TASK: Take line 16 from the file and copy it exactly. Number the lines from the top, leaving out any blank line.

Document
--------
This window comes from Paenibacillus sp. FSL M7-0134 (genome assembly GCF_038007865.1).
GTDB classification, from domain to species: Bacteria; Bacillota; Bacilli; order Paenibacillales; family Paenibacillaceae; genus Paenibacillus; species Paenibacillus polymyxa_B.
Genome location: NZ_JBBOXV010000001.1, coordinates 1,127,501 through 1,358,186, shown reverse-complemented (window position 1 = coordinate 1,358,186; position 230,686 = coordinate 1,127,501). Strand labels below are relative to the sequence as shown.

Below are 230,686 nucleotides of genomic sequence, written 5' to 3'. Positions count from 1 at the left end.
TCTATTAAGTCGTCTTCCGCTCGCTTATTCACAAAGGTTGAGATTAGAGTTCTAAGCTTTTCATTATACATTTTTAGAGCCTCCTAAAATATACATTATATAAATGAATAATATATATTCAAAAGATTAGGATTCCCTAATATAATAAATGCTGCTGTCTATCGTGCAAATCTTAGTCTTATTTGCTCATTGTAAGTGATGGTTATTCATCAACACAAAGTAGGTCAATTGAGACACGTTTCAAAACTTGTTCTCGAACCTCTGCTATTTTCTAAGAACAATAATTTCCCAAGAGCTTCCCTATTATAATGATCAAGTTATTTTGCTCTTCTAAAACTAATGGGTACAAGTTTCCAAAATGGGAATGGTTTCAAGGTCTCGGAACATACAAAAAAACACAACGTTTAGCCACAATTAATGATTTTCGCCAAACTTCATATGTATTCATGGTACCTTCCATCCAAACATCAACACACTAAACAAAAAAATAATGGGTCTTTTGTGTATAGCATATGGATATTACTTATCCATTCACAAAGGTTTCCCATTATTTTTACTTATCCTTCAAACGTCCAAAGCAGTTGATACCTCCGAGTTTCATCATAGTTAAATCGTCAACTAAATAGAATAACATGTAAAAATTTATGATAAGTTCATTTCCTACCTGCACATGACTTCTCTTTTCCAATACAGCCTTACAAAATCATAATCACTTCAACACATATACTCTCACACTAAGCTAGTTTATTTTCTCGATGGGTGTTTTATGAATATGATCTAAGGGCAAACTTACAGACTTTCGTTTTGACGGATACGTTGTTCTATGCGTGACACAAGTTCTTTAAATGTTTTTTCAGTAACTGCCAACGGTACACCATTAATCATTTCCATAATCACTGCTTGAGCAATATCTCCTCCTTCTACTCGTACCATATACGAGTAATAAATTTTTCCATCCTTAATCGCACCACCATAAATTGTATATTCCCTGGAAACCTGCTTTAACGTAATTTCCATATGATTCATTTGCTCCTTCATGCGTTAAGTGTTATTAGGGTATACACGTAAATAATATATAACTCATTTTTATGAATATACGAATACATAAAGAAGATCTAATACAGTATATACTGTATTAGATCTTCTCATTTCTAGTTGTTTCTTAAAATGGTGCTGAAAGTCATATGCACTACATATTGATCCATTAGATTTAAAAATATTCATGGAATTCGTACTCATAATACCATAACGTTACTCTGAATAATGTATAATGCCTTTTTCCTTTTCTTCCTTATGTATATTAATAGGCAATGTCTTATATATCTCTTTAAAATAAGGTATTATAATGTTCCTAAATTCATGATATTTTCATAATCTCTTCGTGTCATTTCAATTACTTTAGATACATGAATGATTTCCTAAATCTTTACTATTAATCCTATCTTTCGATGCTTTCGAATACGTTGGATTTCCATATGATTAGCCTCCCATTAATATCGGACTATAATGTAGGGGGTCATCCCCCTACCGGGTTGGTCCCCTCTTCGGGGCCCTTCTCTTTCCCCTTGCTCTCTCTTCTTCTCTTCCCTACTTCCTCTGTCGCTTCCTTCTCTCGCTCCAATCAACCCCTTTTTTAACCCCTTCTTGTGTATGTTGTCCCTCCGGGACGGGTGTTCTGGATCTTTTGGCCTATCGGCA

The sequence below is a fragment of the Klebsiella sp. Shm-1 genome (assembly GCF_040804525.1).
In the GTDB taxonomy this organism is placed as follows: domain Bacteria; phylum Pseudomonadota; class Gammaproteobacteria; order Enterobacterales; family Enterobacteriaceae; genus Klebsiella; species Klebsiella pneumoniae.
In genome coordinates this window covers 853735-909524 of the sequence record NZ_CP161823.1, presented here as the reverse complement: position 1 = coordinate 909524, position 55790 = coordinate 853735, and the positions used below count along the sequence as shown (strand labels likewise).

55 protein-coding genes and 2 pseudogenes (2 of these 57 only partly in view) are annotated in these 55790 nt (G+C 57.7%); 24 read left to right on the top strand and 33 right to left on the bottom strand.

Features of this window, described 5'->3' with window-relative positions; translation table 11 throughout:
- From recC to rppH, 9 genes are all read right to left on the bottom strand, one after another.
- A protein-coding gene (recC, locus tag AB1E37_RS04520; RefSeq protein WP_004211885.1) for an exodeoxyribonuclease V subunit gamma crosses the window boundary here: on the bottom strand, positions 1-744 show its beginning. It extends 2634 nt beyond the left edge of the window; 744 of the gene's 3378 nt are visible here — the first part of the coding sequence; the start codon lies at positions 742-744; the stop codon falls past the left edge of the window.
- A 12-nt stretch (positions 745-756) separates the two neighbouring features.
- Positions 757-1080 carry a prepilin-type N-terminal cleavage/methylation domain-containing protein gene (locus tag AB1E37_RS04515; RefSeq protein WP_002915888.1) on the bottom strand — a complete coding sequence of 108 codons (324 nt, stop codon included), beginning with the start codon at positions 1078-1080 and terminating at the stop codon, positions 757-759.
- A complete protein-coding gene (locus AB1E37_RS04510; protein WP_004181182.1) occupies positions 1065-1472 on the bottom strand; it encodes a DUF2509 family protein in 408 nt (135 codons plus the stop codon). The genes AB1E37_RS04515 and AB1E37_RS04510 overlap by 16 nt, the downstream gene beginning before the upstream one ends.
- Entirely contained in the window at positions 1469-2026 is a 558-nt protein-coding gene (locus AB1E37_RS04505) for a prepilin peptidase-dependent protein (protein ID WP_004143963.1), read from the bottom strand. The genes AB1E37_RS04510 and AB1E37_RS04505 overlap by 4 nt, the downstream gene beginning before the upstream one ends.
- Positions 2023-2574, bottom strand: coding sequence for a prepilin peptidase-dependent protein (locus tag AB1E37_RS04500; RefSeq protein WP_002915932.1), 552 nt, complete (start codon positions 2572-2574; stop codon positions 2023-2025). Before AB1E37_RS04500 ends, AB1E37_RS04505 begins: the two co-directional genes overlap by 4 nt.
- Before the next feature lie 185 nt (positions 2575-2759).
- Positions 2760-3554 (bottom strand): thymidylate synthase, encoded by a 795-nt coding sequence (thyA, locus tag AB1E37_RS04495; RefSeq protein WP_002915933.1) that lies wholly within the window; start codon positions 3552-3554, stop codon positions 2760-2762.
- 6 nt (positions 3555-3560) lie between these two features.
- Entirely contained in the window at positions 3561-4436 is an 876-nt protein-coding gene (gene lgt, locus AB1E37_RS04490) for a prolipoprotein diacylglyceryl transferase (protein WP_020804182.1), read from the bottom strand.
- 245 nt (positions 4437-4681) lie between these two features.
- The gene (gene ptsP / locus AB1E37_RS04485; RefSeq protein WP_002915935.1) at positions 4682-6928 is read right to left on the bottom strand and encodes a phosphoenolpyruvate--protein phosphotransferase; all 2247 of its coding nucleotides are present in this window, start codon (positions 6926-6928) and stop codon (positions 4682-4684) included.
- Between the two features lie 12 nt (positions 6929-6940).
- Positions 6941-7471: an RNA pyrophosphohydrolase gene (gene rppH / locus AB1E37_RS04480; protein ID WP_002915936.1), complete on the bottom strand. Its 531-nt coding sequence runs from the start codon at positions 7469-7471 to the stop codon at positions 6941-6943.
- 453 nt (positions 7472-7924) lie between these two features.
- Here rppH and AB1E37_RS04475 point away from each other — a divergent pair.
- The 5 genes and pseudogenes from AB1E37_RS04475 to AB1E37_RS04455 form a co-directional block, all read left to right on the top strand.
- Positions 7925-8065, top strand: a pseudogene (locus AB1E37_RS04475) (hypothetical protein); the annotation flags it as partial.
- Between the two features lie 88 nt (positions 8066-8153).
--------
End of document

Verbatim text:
- Entirely contained in the window at positions 1469-2026 is a 558-nt protein-coding gene (locus AB1E37_RS04505) for a prepilin peptidase-dependent protein (protein ID WP_004143963.1), read from the bottom strand. The genes AB1E37_RS04510 and AB1E37_RS04505 overlap by 4 nt, the downstream gene beginning before the upstream one ends.